Replacing jaw joint solved headaches, problems with eating and speech.
Curtis Lee Estep sat in a clinic room at Vanderbilt University Medical Center earlier this year, smiled and opened his mouth widely, as if taking a big yawn.
For the 56-year-old from Kingsport, Tennessee, simply being able to perform the motion is something he doesn’t take for granted.
For the better part of two decades, the municipal worker from the city in the easternmost stretch of Tennessee suffered with problems with his jaw after an accident, impacting his ability to eat a meal, drink a glass of water and even speak.
That changed last year when Estep became one of the first patients at VUMC to undergo a total replacement of the temporomandibular joint, or TMJ.
The surgery performed by Luis Vega, DDS, associate professor of Oral and Maxillofacial Surgery, is unique to Tennessee and involves providing patients with a completely new artificial joint that takes the place of a damaged TMJ, much the same as a surgical hip replacement.
“It’s a life-changing surgery for the majority of patients,” Vega said.
The process involves performing a complete 3-D imaging of the jaw and recreating it in a life-size model. From that, pre-made joint replacements or, often, custom-made joints are ordered for each patient.
Numerous patients have undergone the procedure since Vega joined Vanderbilt in 2013.
Adult patients of all ages who suffer from pain and limited jaw movement are referred to his clinic. While most of the younger patients are considering jaw surgery for the first time, often the older patients have had earlier surgeries that didn’t work.
That was the case for Estep, whose joint problems began when he was in his mid-30s.
A jaw-cracking accident
One day he was walking down the hallway at his job at the Kingsport Recreation Department when a door flew open unexpectedly.
Two children chasing each other through the rec center pushed through the doorway just as Estep passed by. The force of the door slamming into the right side of Estep’s face fractured his jaw immediately.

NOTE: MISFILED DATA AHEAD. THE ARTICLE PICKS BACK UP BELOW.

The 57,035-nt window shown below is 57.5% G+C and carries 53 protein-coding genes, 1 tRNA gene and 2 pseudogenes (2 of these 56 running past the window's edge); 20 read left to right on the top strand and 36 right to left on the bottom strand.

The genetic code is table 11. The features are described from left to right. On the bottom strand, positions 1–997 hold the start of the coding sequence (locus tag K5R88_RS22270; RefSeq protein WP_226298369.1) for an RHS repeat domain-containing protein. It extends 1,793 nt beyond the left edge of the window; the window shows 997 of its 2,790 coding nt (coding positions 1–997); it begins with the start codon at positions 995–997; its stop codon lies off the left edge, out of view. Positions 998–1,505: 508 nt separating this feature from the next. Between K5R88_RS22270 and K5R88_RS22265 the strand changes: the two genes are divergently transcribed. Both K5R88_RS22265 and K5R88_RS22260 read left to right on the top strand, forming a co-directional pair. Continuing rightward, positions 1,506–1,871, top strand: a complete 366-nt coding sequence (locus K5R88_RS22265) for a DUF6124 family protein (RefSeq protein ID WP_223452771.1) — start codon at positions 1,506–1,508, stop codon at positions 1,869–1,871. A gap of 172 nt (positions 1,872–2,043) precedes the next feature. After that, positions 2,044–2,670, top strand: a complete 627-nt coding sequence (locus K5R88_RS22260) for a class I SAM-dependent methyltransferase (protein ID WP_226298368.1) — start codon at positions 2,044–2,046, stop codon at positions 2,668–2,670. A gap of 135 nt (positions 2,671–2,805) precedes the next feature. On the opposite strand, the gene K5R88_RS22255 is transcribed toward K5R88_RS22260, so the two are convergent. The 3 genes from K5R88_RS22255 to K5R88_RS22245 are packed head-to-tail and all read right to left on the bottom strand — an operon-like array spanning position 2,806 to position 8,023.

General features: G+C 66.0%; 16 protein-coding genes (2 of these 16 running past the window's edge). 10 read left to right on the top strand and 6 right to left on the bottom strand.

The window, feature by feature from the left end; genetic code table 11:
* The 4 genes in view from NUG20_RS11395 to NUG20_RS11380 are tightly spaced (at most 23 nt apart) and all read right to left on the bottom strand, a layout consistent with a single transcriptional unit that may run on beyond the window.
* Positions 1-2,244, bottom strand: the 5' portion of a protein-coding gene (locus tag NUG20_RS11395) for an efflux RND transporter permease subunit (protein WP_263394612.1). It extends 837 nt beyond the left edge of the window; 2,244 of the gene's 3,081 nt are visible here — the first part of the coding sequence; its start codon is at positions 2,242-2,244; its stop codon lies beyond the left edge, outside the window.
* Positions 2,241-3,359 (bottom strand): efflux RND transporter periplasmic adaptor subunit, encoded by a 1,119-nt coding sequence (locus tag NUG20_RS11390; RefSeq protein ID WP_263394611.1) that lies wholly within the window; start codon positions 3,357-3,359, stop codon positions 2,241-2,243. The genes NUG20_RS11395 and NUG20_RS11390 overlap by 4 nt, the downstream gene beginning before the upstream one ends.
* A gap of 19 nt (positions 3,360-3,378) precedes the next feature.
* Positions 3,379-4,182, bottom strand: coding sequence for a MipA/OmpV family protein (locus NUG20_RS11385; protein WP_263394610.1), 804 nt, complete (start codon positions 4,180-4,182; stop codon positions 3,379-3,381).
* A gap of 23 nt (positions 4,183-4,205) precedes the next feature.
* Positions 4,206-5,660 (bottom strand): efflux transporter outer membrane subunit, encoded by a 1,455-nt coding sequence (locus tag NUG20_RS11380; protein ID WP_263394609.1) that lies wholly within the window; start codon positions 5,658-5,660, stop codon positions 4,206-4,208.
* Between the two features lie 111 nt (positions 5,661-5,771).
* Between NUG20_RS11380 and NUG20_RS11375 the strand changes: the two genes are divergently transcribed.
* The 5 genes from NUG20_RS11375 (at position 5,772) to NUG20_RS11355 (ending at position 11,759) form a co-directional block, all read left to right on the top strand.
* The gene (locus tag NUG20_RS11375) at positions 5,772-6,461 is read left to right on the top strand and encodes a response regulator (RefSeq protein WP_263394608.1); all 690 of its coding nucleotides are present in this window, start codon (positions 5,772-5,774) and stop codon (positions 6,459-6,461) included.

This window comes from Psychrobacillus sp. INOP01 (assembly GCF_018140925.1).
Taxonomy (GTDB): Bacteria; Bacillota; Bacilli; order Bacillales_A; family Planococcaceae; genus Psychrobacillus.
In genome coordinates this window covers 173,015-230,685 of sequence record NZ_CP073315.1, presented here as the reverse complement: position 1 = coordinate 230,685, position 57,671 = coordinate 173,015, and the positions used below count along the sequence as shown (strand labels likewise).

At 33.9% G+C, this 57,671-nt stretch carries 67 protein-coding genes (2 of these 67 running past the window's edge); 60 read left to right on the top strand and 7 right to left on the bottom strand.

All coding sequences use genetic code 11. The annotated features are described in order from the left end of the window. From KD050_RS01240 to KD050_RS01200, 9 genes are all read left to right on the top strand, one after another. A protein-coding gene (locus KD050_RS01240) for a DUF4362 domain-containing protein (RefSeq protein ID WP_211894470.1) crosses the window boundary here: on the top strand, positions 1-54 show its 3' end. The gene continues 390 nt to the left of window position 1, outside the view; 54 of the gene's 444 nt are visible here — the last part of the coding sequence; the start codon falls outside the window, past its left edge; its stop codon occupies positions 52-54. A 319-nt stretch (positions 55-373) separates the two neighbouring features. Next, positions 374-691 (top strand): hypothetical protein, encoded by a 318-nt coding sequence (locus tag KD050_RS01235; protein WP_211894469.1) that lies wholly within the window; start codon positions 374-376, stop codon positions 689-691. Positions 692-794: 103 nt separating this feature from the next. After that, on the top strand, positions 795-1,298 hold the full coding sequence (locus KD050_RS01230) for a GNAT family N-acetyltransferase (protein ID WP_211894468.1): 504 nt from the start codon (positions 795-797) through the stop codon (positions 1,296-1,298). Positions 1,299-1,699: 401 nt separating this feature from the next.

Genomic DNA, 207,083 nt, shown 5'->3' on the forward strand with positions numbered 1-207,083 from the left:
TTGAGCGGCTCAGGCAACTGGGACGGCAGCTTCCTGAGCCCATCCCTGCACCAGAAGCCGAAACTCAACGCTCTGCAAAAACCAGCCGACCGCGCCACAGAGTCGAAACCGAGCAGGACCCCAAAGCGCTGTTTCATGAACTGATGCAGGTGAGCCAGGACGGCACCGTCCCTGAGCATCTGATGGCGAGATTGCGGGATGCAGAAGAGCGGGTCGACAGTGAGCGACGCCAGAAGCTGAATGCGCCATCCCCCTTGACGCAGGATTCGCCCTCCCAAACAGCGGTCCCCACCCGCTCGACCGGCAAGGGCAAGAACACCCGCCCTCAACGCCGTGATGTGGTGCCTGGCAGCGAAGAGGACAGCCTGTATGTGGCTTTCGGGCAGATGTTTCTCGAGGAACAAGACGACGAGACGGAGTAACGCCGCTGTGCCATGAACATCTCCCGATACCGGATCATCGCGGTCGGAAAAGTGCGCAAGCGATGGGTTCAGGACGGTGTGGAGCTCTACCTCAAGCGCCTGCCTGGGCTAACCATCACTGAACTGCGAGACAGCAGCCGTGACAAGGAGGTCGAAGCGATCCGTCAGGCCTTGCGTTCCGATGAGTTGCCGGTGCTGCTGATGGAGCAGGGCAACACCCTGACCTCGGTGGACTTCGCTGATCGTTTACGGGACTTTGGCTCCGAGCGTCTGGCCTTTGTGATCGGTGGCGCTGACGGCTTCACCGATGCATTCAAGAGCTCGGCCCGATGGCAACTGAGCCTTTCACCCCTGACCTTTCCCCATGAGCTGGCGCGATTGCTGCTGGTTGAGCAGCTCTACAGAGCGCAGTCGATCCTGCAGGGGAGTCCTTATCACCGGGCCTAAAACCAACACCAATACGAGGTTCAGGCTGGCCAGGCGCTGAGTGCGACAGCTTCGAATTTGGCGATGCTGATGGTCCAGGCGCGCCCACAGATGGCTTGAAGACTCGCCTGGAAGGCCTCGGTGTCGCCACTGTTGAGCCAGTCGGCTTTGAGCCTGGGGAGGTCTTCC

That accident more than two decades ago left his jaw severely impaired, making it difficult to eat, drink and even talk.
“I took therapy for a year, and they told me it would heal up,” Estep said.
But his didn’t improve. Finally, his employer arranged to have him see an oral surgeon in Johnson City.
The surgeon performed a partial replacement that was designed to last just a few years.
“He forgot to tell me or anybody that they should come out after about five years,” Estep said. After a while, Estep started having problems — pain in his jaw and down into his neck and headaches.
He had other problems as well.
“I’d go to eat and I thought my mouth was open, but it wasn’t,” Estep said. “I pushed the food off the fork or spoon. I just knew something was wrong.”
A few years ago, a doctor checked the joint replacements with imaging and saw they were the problem.
“He said, ‘I don’t want to touch this. It’s a mess in there,’ ” Estep said.
That was shortly before he reached out to Vega. In 2014, the Kingsport man made the five-hour drive to Nashville on three occasions for procedures to help diagnose the extent of the problems, replace the joint and to correct alignment issues that had developed over the years.
“Since the surgery, I’ve had no pain in here,” Estep said, motioning to his jaw. “No headaches, no neck aches. I was dealing with that every day.”
Estep’s ability to go about his business doing normal things like eating and talking has also dramatically improved.
That’s a common outcome from the surgeries, which can take many hours to complete, Vega said.
The amount of time involved in performing the replacement is one reason why there are few medical providers offering this treatment.
“In some cases, you’re not just doing a TMJ replacement, but a total face reconstruction,” Vega said. “These are tough cases. These are cases for an academic medical institution.”
Improving function and form
Samuel McKenna, DDS, M.D., chair of the Department of Oral and Maxillofacial Surgery, said Vega’s services are valuable to a range of patients, particularly individuals with complex deformities.
“Through the application of virtual surgical planning and sound principles of corrective jaw surgery coupled with total joint replacement, Dr. Vega is able to provide predictable outcomes and stable results not heretofore possible with conventional surgical methods,” McKenna said.
The procedure is focused on reducing pain and improving function. But TMJ replacement also may result in a cosmetic improvement when done together with surgical correction of a skeletal facial deformity. Many such patients suffer from a receding jaw that drops back as the joint breaks down.
“You’re not doing it for cosmetic purposes, but the results are very nice because you’re putting things back where they need to be,” Vega said.
Estep can’t say often enough how pleased he is with the outcome.
“I’d recommend this to anybody,” Estep said. “It’s awesome. It’s made me feel 110 percent better.”
This story, by Josh Brown, an information officer for Vanderbilt University Medical Center, first appeared in the VUMC Reporter.